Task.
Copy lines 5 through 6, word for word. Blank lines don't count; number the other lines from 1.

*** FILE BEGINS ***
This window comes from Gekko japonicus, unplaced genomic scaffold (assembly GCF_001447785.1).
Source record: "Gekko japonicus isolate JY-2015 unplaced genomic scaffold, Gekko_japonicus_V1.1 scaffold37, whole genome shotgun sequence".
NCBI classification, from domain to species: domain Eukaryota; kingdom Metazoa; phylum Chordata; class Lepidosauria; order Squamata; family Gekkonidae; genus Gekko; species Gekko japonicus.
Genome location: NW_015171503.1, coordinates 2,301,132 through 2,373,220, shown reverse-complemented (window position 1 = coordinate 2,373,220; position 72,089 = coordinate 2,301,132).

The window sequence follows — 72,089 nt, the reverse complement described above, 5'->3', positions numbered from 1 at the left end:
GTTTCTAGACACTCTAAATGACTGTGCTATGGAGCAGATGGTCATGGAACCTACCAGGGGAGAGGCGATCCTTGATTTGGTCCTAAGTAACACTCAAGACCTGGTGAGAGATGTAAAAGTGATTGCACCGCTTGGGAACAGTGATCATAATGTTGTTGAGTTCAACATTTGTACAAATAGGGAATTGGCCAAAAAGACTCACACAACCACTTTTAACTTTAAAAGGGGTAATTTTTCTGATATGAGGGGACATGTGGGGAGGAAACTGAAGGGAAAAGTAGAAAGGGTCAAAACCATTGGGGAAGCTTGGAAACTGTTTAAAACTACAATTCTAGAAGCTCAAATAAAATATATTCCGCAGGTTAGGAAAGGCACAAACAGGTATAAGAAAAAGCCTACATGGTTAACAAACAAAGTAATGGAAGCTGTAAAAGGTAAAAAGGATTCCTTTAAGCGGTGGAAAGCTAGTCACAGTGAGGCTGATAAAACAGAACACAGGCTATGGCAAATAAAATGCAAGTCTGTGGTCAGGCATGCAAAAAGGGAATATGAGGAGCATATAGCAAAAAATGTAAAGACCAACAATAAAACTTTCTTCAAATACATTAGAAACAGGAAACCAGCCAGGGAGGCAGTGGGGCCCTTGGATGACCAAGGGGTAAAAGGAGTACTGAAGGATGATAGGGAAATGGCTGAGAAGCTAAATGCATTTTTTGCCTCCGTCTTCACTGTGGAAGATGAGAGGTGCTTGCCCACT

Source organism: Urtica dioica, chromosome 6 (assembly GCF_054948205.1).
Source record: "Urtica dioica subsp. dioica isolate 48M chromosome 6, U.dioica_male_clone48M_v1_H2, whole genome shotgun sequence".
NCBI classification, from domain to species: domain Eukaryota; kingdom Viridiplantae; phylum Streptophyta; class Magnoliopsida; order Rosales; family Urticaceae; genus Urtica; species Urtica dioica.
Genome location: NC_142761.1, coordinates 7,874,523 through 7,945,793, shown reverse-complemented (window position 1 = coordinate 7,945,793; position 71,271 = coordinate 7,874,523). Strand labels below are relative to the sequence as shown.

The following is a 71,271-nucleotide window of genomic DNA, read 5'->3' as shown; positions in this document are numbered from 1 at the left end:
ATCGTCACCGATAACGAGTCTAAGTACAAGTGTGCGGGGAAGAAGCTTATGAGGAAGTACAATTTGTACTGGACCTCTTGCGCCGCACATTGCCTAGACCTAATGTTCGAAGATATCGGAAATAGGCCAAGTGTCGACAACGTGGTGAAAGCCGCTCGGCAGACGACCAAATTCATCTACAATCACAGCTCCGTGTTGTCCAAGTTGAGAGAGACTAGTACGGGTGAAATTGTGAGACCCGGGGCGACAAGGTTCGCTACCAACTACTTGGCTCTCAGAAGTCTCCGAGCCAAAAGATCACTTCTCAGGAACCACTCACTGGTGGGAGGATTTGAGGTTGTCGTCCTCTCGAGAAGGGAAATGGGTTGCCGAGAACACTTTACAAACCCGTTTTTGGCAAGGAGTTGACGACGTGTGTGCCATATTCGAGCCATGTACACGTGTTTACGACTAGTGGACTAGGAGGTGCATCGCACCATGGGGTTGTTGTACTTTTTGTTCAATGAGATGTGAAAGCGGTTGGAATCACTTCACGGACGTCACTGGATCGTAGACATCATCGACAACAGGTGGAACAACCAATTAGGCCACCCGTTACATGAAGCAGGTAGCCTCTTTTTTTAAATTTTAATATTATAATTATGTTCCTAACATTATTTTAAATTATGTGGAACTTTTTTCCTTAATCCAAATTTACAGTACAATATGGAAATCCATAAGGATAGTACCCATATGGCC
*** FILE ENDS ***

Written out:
The window sequence follows — 72,089 nt, the reverse complement described above, 5'->3', positions numbered from 1 at the left end:
GTTTCTAGACACTCTAAATGACTGTGCTATGGAGCAGATGGTCATGGAACCTACCAGGGGAGAGGCGATCCTTGATTTGGTCCTAAGTAACACTCAAGACCTGGTGAGAGATGTAAAAGTGATTGCACCGCTTGGGAACAGTGATCATAATGTTGTTGAGTTCAACATTTGTACAAATAGGGAATTGGCCAAAAAGACTCACACAACCACTTTTAACTTTAAAAGGGGTAATTTTTCTGATATGAGGGGACATGTGGGGAGGAAACTGAAGGGAAAAGTAGAAAGGGTCAAAACCATTGGGGAAGCTTGGAAACTGTTTAAAACTACAATTCTAGAAGCTCAAATAAAATATATTCCGCAGGTTAGGAAAGGCACAAACAGGTATAAGAAAAAGCCTACATGGTTAACAAACAAAGTAATGGAAGCTGTAAAAGGTAAAAAGGATTCCTTTAAGCGGTGGAAAGCTAGTCACAGTGAGGCTGATAAAACAGAACACAGGCTATGGCAAATAAAATGCAAGTCTGTGGTCAGGCATGCAAAAAGGGAATATGAGGAGCATATAGCAAAAAATGTAAAGACCAACAATAAAACTTTCTTCAAATACATTAGAAACAGGAAACCAGCCAGGGAGGCAGTGGGGCCCTTGGATGACCAAGGGGTAAAAGGAGTACTGAAGGATGATAGGGAAATGGCTGAGAAGCTAAATGCATTTTTTGCCTCCGTCTTCACTGTGGAAGATGAGAGGTGCTTGCCCACT